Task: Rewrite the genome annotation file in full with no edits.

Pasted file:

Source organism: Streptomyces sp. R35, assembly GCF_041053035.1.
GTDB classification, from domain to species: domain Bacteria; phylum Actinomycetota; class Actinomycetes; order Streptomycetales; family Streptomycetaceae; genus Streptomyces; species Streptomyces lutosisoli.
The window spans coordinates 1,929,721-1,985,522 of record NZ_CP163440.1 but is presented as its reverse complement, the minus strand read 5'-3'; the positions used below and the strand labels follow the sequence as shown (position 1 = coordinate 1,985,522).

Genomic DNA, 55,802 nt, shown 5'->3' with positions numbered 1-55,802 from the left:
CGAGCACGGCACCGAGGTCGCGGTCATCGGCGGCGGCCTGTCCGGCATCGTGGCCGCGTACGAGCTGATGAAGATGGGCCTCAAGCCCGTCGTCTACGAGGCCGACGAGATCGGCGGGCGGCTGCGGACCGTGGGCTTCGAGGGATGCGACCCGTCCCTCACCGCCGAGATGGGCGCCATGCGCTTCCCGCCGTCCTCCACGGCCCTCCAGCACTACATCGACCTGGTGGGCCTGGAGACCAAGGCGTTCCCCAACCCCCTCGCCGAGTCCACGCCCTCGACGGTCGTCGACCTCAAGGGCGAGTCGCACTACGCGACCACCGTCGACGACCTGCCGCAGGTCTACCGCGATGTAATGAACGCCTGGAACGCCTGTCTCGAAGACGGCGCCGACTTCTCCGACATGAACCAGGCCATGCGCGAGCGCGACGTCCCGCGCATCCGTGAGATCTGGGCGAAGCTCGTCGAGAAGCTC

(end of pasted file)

Source organism: Streptomyces sp. R35, assembly GCF_041053035.1.
GTDB classification, from domain to species: domain Bacteria; phylum Actinomycetota; class Actinomycetes; order Streptomycetales; family Streptomycetaceae; genus Streptomyces; species Streptomyces lutosisoli.
The window spans coordinates 1,929,721-1,985,522 of record NZ_CP163440.1 but is presented as its reverse complement, the minus strand read 5'-3'; the positions used below and the strand labels follow the sequence as shown (position 1 = coordinate 1,985,522).

Genomic DNA, 55,802 nt, shown 5'->3' with positions numbered 1-55,802 from the left:
CGAGCACGGCACCGAGGTCGCGGTCATCGGCGGCGGCCTGTCCGGCATCGTGGCCGCGTACGAGCTGATGAAGATGGGCCTCAAGCCCGTCGTCTACGAGGCCGACGAGATCGGCGGGCGGCTGCGGACCGTGGGCTTCGAGGGATGCGACCCGTCCCTCACCGCCGAGATGGGCGCCATGCGCTTCCCGCCGTCCTCCACGGCCCTCCAGCACTACATCGACCTGGTGGGCCTGGAGACCAAGGCGTTCCCCAACCCCCTCGCCGAGTCCACGCCCTCGACGGTCGTCGACCTCAAGGGCGAGTCGCACTACGCGACCACCGTCGACGACCTGCCGCAGGTCTACCGCGATGTAATGAACGCCTGGAACGCCTGTCTCGAAGACGGCGCCGACTTCTCCGACATGAACCAGGCCATGCGCGAGCGCGACGTCCCGCGCATCCGTGAGATCTGGGCGAAGCTCGTCGAGAAGCTC